Locked Up For Eternity
This photo was sent to me with enough forwards on it to make a United States Postal Worker dizzy. The...
This photo was sent to me with enough forwards on it to make a United States Postal Worker dizzy. The little bit of information on it claimed the bucks were discovered in a densely wooded area in southeast South Dakota referred to as Newton Hills. I know the area well having grown up just a short drive from the area. The caption claims the bucks were found alive and shot using archery equipment.
Is this a sporting way to end your hunt? Locked-up bucks are definitely handicapped and shooting one or the other puts your ethics in question. I think if you query the masses they would argue that setting them free would be the best option, but as in most cases, there are no black and white answers. Were the bucks exhausted beyond recovery? Did one or both of the bucks sustain questionable injuries possibly leading to a guaranteed death? I don’t know the condition of these bucks, but I have seen enough wildlife and livestock in stressed situations to know that a complete recovery is not always possible. Critters don’t get the comfort of a hospital bed for healing after a traumatic event. It’s back to the awful world of the wild, broken leg or not.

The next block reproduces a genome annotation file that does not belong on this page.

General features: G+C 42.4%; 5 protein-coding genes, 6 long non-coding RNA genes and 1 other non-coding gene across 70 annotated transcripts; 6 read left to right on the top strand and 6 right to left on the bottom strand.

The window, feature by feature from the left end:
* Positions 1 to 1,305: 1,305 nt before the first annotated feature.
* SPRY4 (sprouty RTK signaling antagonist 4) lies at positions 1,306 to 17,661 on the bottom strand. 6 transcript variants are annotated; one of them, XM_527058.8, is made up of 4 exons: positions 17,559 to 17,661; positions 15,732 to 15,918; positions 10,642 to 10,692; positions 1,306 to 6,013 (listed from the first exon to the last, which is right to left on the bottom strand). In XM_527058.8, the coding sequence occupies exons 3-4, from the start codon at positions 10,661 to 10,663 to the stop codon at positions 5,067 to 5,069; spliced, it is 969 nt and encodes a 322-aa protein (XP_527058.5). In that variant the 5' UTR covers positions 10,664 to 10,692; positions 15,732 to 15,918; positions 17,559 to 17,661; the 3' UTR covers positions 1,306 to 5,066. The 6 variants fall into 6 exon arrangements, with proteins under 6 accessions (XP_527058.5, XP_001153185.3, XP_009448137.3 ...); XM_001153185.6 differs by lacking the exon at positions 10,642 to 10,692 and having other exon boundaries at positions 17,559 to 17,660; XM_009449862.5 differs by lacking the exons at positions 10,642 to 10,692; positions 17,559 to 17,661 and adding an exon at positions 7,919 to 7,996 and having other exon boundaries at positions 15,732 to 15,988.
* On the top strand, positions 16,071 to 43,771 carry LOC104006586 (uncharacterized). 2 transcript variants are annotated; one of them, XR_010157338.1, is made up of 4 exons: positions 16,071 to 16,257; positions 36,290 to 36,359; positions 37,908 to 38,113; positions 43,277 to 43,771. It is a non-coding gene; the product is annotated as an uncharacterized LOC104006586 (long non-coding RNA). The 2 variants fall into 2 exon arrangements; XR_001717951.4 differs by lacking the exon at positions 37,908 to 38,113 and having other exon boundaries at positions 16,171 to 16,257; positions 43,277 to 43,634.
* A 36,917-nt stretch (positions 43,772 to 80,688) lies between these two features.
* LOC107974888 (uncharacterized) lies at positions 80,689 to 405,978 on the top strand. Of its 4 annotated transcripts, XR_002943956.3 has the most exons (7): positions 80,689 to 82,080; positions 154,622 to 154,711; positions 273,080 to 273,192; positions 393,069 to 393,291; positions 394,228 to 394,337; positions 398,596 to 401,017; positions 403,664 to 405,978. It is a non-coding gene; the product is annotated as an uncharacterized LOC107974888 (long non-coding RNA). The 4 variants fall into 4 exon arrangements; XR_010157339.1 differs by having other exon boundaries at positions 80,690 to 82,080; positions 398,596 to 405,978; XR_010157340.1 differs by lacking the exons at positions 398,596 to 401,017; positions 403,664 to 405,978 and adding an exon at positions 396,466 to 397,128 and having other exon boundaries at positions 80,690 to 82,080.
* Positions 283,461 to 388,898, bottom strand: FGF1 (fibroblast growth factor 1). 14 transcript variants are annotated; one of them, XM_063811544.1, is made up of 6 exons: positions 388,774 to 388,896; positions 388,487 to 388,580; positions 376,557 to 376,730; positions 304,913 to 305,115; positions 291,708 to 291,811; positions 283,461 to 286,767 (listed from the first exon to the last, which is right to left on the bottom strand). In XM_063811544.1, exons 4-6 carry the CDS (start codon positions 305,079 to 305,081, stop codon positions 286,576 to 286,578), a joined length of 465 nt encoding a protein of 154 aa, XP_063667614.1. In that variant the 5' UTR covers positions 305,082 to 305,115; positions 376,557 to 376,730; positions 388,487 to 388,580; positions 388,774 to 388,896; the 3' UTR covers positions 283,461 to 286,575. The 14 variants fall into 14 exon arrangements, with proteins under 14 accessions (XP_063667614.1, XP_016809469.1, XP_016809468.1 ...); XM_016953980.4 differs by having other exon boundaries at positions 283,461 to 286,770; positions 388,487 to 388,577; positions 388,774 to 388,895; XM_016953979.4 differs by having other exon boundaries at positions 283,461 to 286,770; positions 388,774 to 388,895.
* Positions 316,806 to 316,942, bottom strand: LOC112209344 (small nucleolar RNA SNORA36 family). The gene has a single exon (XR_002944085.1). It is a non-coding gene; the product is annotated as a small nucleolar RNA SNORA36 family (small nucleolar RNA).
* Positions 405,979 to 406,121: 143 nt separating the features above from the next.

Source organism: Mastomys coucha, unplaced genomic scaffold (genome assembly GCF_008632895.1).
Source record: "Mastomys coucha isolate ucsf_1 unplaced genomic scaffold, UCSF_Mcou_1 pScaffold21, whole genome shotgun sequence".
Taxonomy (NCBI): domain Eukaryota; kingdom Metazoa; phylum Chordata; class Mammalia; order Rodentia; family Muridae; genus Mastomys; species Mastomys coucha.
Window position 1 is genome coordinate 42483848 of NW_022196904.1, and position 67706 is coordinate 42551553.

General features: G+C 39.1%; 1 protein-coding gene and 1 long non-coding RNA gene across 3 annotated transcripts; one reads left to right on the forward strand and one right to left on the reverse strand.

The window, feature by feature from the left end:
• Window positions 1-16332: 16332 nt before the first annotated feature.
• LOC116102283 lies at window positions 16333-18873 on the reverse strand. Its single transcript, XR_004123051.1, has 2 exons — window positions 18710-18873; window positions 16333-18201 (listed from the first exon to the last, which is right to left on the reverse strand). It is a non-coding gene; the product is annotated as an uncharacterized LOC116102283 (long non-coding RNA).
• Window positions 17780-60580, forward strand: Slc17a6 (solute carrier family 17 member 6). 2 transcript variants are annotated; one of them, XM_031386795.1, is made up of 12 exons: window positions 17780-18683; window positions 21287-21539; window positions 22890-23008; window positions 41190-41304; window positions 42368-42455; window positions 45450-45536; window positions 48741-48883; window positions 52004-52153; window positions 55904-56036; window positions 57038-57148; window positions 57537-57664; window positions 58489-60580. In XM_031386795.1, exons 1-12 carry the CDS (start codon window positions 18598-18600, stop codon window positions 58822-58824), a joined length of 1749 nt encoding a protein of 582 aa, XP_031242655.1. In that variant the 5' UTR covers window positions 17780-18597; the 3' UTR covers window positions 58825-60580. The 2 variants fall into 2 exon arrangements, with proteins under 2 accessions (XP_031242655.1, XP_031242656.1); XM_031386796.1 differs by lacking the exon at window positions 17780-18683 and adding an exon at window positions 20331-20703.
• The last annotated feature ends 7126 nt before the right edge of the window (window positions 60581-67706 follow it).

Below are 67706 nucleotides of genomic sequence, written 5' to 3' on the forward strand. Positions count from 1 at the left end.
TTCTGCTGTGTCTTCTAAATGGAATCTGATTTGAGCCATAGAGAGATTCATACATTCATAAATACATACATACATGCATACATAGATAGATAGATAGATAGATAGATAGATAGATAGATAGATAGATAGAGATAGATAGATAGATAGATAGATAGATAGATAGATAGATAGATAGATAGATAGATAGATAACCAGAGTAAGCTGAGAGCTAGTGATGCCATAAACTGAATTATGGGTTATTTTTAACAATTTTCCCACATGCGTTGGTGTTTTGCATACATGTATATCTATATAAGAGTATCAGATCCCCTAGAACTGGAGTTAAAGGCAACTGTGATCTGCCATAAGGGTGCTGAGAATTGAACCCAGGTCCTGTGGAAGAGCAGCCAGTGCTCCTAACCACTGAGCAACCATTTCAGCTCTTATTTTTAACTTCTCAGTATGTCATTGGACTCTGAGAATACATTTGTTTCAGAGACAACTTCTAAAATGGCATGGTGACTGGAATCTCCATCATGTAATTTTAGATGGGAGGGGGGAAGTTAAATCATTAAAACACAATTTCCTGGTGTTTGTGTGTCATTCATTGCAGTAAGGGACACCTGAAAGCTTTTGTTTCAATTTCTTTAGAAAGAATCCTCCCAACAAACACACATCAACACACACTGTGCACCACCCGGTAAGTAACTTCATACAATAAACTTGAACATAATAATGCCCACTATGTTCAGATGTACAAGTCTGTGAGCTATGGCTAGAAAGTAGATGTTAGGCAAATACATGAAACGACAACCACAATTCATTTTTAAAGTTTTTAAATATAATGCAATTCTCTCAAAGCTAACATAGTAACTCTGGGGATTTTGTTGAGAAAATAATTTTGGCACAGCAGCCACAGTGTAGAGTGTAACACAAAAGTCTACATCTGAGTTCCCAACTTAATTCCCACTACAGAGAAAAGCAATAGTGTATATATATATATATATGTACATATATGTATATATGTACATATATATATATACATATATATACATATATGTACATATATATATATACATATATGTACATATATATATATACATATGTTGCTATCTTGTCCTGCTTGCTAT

Putting hunting politics aside, this area does produce bulky whitetails year after year like the ones in the photo. A friend of mine showed me a buck he shot in the area as a kid with the same gnarly mass. Coincidentally, it was also locked up after having gotten into a brawl with a big four-pointer through a fence. The duo tore down the fence and fate entangled them in a spider’s web of wire.
This area is open to nonresident and resident bowhunters alike. Archery licenses are unlimited and can be purchased online. Unfortunately, if you don’t bowhunt the area offers no opportunities for nonresident firearm hunters and resident hunters have to enter a lottery system in an attempt to draw a license. Most of the land is privately owned with only a small amount of public land available for hunting.—Mark Kayser